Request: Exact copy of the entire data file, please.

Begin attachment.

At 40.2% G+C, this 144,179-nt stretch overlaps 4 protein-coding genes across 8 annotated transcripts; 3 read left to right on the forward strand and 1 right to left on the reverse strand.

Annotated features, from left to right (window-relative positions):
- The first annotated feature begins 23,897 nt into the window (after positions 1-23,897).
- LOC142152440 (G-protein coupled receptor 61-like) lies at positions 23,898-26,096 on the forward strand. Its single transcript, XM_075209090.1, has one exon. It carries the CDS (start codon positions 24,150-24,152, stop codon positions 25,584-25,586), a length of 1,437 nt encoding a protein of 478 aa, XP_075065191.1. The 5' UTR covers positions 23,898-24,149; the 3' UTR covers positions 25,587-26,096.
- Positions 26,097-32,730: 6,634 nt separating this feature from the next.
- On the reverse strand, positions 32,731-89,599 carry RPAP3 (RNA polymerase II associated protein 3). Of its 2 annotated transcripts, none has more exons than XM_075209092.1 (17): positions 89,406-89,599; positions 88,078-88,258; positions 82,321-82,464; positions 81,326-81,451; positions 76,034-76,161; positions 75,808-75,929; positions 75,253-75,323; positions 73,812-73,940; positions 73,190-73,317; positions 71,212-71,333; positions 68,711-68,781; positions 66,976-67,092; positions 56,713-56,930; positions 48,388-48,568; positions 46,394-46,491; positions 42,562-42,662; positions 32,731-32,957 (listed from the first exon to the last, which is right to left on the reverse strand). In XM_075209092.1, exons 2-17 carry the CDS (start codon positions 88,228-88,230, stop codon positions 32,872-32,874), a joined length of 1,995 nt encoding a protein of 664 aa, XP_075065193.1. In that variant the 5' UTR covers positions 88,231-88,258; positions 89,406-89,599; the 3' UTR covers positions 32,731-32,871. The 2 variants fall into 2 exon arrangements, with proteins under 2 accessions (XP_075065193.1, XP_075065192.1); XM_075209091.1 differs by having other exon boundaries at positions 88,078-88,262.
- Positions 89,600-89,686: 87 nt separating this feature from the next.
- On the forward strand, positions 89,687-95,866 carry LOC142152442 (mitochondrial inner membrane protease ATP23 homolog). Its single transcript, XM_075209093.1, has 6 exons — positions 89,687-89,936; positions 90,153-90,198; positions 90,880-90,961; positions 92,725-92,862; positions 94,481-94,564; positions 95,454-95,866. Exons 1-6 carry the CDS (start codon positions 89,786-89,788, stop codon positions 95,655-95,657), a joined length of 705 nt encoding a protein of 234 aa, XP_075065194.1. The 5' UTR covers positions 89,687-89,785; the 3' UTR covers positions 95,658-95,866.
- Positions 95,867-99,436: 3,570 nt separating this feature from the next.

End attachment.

At 40.2% G+C, this 144,179-nt stretch overlaps 4 protein-coding genes across 8 annotated transcripts; 3 read left to right on the forward strand and 1 right to left on the reverse strand.

Annotated features, from left to right (window-relative positions):
- The first annotated feature begins 23,897 nt into the window (after positions 1-23,897).
- LOC142152440 (G-protein coupled receptor 61-like) lies at positions 23,898-26,096 on the forward strand. Its single transcript, XM_075209090.1, has one exon. It carries the CDS (start codon positions 24,150-24,152, stop codon positions 25,584-25,586), a length of 1,437 nt encoding a protein of 478 aa, XP_075065191.1. The 5' UTR covers positions 23,898-24,149; the 3' UTR covers positions 25,587-26,096.
- Positions 26,097-32,730: 6,634 nt separating this feature from the next.
- On the reverse strand, positions 32,731-89,599 carry RPAP3 (RNA polymerase II associated protein 3). Of its 2 annotated transcripts, none has more exons than XM_075209092.1 (17): positions 89,406-89,599; positions 88,078-88,258; positions 82,321-82,464; positions 81,326-81,451; positions 76,034-76,161; positions 75,808-75,929; positions 75,253-75,323; positions 73,812-73,940; positions 73,190-73,317; positions 71,212-71,333; positions 68,711-68,781; positions 66,976-67,092; positions 56,713-56,930; positions 48,388-48,568; positions 46,394-46,491; positions 42,562-42,662; positions 32,731-32,957 (listed from the first exon to the last, which is right to left on the reverse strand). In XM_075209092.1, exons 2-17 carry the CDS (start codon positions 88,228-88,230, stop codon positions 32,872-32,874), a joined length of 1,995 nt encoding a protein of 664 aa, XP_075065193.1. In that variant the 5' UTR covers positions 88,231-88,258; positions 89,406-89,599; the 3' UTR covers positions 32,731-32,871. The 2 variants fall into 2 exon arrangements, with proteins under 2 accessions (XP_075065193.1, XP_075065192.1); XM_075209091.1 differs by having other exon boundaries at positions 88,078-88,262.
- Positions 89,600-89,686: 87 nt separating this feature from the next.
- On the forward strand, positions 89,687-95,866 carry LOC142152442 (mitochondrial inner membrane protease ATP23 homolog). Its single transcript, XM_075209093.1, has 6 exons — positions 89,687-89,936; positions 90,153-90,198; positions 90,880-90,961; positions 92,725-92,862; positions 94,481-94,564; positions 95,454-95,866. Exons 1-6 carry the CDS (start codon positions 89,786-89,788, stop codon positions 95,655-95,657), a joined length of 705 nt encoding a protein of 234 aa, XP_075065194.1. The 5' UTR covers positions 89,687-89,785; the 3' UTR covers positions 95,658-95,866.
- Positions 95,867-99,436: 3,570 nt separating this feature from the next.